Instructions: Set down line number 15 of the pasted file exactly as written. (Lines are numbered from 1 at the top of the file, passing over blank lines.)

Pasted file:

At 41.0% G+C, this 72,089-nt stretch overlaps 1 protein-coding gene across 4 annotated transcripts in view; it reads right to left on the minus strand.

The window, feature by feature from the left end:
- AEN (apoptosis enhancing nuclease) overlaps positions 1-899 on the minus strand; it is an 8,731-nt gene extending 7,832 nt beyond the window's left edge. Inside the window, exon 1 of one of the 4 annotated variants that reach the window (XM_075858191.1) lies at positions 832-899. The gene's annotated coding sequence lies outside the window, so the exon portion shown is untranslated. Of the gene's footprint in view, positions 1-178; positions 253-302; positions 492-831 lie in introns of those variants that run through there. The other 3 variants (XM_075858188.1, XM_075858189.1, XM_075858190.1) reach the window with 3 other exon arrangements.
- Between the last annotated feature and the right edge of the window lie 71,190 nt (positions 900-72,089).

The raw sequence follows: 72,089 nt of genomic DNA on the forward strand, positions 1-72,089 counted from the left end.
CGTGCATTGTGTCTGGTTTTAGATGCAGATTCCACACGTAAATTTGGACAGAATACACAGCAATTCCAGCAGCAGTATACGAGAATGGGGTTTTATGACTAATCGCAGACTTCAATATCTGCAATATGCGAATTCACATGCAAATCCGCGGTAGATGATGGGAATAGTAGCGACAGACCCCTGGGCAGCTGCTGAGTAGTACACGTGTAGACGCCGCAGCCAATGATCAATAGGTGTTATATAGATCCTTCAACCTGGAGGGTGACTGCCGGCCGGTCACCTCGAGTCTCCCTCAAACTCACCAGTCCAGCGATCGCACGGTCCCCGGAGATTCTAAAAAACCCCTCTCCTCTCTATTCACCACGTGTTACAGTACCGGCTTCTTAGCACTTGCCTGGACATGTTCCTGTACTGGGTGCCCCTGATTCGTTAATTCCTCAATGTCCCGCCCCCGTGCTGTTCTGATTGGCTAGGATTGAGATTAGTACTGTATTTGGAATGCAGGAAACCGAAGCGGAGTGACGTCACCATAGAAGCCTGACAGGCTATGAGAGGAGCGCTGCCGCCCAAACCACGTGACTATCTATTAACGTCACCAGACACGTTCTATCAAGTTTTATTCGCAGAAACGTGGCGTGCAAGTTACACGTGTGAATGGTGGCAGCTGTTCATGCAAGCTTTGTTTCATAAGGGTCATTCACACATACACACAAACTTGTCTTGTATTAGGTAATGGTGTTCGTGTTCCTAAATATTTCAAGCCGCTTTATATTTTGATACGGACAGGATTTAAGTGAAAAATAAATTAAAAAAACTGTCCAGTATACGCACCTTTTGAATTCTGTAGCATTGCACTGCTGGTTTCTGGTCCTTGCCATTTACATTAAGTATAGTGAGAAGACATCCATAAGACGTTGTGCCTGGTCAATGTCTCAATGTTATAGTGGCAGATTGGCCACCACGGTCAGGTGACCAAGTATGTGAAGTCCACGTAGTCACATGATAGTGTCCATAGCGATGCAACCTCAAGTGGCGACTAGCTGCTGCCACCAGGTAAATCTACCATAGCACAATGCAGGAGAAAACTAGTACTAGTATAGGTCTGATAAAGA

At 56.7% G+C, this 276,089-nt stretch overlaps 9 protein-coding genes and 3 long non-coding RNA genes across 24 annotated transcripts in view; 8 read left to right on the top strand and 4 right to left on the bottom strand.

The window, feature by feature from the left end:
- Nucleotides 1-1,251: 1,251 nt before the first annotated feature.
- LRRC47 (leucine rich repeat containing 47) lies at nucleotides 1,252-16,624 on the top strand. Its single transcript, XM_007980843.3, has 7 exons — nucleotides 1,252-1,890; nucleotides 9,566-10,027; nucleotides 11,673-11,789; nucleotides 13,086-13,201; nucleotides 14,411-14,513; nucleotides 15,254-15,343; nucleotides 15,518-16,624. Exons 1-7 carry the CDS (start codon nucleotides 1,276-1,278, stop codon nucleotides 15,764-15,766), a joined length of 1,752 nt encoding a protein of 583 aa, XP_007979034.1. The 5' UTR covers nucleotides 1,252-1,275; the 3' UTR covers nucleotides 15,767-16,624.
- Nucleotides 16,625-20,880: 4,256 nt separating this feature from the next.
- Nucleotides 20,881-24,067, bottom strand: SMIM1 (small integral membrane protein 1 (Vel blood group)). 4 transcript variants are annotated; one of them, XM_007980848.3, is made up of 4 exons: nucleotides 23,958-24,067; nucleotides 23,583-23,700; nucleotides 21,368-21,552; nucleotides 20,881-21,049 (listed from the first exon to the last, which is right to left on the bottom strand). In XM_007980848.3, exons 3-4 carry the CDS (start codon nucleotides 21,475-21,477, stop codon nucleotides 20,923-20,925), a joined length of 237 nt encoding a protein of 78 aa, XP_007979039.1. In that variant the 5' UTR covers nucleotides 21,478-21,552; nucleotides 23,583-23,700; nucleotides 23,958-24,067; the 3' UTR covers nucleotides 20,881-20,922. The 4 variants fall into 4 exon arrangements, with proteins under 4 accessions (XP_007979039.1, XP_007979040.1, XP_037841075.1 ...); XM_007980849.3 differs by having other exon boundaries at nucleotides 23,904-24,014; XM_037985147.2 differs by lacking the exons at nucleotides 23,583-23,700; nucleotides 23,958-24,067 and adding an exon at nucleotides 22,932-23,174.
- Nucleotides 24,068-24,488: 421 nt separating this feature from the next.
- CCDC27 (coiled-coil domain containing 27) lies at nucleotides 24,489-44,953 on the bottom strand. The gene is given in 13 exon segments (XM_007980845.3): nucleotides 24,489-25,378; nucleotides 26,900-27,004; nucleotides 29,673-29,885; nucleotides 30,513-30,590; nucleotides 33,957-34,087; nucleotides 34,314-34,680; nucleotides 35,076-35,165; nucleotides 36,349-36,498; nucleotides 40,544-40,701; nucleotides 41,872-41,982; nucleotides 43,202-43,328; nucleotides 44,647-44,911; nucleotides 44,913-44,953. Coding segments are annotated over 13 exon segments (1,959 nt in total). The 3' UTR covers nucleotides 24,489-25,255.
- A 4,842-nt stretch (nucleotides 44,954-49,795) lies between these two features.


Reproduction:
- A 4,842-nt stretch (nucleotides 44,954-49,795) lies between these two features.